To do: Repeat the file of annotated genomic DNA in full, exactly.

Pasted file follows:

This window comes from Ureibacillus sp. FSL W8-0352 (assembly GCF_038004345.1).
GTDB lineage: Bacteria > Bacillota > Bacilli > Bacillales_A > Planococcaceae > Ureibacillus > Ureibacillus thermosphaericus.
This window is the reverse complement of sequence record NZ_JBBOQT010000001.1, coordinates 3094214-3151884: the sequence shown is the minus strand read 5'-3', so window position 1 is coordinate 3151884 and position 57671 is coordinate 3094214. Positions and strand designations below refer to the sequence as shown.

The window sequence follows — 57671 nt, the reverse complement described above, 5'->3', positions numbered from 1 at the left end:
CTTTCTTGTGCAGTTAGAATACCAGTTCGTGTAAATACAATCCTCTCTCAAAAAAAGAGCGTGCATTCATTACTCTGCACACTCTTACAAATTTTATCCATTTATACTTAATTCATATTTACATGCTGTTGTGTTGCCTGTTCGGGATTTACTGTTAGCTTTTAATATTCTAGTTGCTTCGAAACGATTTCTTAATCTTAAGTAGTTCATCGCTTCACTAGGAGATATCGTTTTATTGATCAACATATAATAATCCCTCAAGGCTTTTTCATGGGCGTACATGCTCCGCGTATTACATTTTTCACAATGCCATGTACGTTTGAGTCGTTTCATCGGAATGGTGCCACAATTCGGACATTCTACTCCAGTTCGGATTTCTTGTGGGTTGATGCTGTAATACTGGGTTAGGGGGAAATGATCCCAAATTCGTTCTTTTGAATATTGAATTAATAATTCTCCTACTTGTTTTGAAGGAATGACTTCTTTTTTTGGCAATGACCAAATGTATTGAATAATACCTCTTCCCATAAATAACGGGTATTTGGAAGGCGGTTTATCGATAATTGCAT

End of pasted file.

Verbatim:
This window comes from Ureibacillus sp. FSL W8-0352 (assembly GCF_038004345.1).
GTDB lineage: Bacteria > Bacillota > Bacilli > Bacillales_A > Planococcaceae > Ureibacillus > Ureibacillus thermosphaericus.
This window is the reverse complement of sequence record NZ_JBBOQT010000001.1, coordinates 3094214-3151884: the sequence shown is the minus strand read 5'-3', so window position 1 is coordinate 3151884 and position 57671 is coordinate 3094214. Positions and strand designations below refer to the sequence as shown.

The window sequence follows — 57671 nt, the reverse complement described above, 5'->3', positions numbered from 1 at the left end:
CTTTCTTGTGCAGTTAGAATACCAGTTCGTGTAAATACAATCCTCTCTCAAAAAAAGAGCGTGCATTCATTACTCTGCACACTCTTACAAATTTTATCCATTTATACTTAATTCATATTTACATGCTGTTGTGTTGCCTGTTCGGGATTTACTGTTAGCTTTTAATATTCTAGTTGCTTCGAAACGATTTCTTAATCTTAAGTAGTTCATCGCTTCACTAGGAGATATCGTTTTATTGATCAACATATAATAATCCCTCAAGGCTTTTTCATGGGCGTACATGCTCCGCGTATTACATTTTTCACAATGCCATGTACGTTTGAGTCGTTTCATCGGAATGGTGCCACAATTCGGACATTCTACTCCAGTTCGGATTTCTTGTGGGTTGATGCTGTAATACTGGGTTAGGGGGAAATGATCCCAAATTCGTTCTTTTGAATATTGAATTAATAATTCTCCTACTTGTTTTGAAGGAATGACTTCTTTTTTTGGCAATGACCAAATGTATTGAATAATACCTCTTCCCATAAATAACGGGTATTTGGAAGGCGGTTTATCGATAATTGCAT